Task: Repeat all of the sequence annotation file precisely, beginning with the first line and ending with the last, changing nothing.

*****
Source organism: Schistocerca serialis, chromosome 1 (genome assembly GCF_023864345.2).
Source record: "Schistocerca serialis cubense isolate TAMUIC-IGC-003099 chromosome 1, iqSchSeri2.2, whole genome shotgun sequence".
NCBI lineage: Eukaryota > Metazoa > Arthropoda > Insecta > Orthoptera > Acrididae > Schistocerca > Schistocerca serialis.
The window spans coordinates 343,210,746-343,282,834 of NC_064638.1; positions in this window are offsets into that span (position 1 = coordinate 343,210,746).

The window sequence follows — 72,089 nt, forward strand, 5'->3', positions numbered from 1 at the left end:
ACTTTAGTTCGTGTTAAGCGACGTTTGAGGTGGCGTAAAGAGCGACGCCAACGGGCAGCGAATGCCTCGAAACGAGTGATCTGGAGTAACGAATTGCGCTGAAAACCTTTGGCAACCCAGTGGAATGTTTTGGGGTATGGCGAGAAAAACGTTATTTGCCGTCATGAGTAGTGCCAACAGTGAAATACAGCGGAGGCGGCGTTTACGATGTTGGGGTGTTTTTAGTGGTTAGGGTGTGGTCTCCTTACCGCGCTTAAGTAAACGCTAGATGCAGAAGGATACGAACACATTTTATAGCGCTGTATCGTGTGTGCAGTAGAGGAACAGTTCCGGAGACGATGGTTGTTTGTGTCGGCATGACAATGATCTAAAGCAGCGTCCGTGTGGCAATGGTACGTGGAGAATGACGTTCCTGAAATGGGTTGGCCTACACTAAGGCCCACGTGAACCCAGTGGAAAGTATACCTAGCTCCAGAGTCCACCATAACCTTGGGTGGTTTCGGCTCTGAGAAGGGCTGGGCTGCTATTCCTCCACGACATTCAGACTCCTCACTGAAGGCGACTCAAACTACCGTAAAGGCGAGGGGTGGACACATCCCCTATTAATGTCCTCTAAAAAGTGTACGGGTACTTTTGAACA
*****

Source organism: Schistocerca serialis, chromosome 1 (genome assembly GCF_023864345.2).
Source record: "Schistocerca serialis cubense isolate TAMUIC-IGC-003099 chromosome 1, iqSchSeri2.2, whole genome shotgun sequence".
NCBI lineage: Eukaryota > Metazoa > Arthropoda > Insecta > Orthoptera > Acrididae > Schistocerca > Schistocerca serialis.
The window spans coordinates 343,210,746-343,282,834 of NC_064638.1; positions in this window are offsets into that span (position 1 = coordinate 343,210,746).

The window sequence follows — 72,089 nt, forward strand, 5'->3', positions numbered from 1 at the left end:
ACTTTAGTTCGTGTTAAGCGACGTTTGAGGTGGCGTAAAGAGCGACGCCAACGGGCAGCGAATGCCTCGAAACGAGTGATCTGGAGTAACGAATTGCGCTGAAAACCTTTGGCAACCCAGTGGAATGTTTTGGGGTATGGCGAGAAAAACGTTATTTGCCGTCATGAGTAGTGCCAACAGTGAAATACAGCGGAGGCGGCGTTTACGATGTTGGGGTGTTTTTAGTGGTTAGGGTGTGGTCTCCTTACCGCGCTTAAGTAAACGCTAGATGCAGAAGGATACGAACACATTTTATAGCGCTGTATCGTGTGTGCAGTAGAGGAACAGTTCCGGAGACGATGGTTGTTTGTGTCGGCATGACAATGATCTAAAGCAGCGTCCGTGTGGCAATGGTACGTGGAGAATGACGTTCCTGAAATGGGTTGGCCTACACTAAGGCCCACGTGAACCCAGTGGAAAGTATACCTAGCTCCAGAGTCCACCATAACCTTGGGTGGTTTCGGCTCTGAGAAGGGCTGGGCTGCTATTCCTCCACGACATTCAGACTCCTCACTGAAGGCGACTCAAACTACCGTAAAGGCGAGGGGTGGACACATCCCCTATTAATGTCCTCTAAAAAGTGTACGGGTACTTTTGAACA